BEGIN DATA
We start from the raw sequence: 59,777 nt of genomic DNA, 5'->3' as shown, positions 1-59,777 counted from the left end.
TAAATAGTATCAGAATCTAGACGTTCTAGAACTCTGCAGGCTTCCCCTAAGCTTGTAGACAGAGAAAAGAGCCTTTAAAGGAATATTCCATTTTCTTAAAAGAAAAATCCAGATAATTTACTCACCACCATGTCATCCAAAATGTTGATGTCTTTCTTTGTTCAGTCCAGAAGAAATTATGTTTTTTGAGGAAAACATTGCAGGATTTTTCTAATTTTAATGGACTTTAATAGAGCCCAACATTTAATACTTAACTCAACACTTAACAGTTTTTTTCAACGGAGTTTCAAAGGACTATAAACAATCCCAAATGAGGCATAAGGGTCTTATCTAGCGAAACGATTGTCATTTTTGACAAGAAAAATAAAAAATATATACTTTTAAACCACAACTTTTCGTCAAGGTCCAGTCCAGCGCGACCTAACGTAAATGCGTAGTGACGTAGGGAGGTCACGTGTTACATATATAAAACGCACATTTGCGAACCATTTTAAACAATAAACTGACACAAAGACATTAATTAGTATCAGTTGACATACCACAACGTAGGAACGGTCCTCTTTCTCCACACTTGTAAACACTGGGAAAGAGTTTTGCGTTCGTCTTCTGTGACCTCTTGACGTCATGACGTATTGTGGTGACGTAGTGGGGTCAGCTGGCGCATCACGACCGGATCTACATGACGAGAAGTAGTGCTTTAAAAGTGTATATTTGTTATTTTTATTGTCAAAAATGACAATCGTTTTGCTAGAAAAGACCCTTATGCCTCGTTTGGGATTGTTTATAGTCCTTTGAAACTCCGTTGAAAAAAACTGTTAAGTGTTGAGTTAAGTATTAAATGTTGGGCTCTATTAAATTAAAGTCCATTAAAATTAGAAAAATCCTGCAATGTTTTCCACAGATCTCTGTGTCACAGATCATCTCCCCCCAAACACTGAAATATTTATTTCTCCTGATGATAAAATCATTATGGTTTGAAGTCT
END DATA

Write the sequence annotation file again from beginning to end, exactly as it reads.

We start from the raw sequence: 59,777 nt of genomic DNA, 5'->3' as shown, positions 1-59,777 counted from the left end.
TAAATAGTATCAGAATCTAGACGTTCTAGAACTCTGCAGGCTTCCCCTAAGCTTGTAGACAGAGAAAAGAGCCTTTAAAGGAATATTCCATTTTCTTAAAAGAAAAATCCAGATAATTTACTCACCACCATGTCATCCAAAATGTTGATGTCTTTCTTTGTTCAGTCCAGAAGAAATTATGTTTTTTGAGGAAAACATTGCAGGATTTTTCTAATTTTAATGGACTTTAATAGAGCCCAACATTTAATACTTAACTCAACACTTAACAGTTTTTTTCAACGGAGTTTCAAAGGACTATAAACAATCCCAAATGAGGCATAAGGGTCTTATCTAGCGAAACGATTGTCATTTTTGACAAGAAAAATAAAAAATATATACTTTTAAACCACAACTTTTCGTCAAGGTCCAGTCCAGCGCGACCTAACGTAAATGCGTAGTGACGTAGGGAGGTCACGTGTTACATATATAAAACGCACATTTGCGAACCATTTTAAACAATAAACTGACACAAAGACATTAATTAGTATCAGTTGACATACCACAACGTAGGAACGGTCCTCTTTCTCCACACTTGTAAACACTGGGAAAGAGTTTTGCGTTCGTCTTCTGTGACCTCTTGACGTCATGACGTATTGTGGTGACGTAGTGGGGTCAGCTGGCGCATCACGACCGGATCTACATGACGAGAAGTAGTGCTTTAAAAGTGTATATTTGTTATTTTTATTGTCAAAAATGACAATCGTTTTGCTAGAAAAGACCCTTATGCCTCGTTTGGGATTGTTTATAGTCCTTTGAAACTCCGTTGAAAAAAACTGTTAAGTGTTGAGTTAAGTATTAAATGTTGGGCTCTATTAAATTAAAGTCCATTAAAATTAGAAAAATCCTGCAATGTTTTCCACAGATCTCTGTGTCACAGATCATCTCCCCCCAAACACTGAAATATTTATTTCTCCTGATGATAAAATCATTATGGTTTGAAGTCT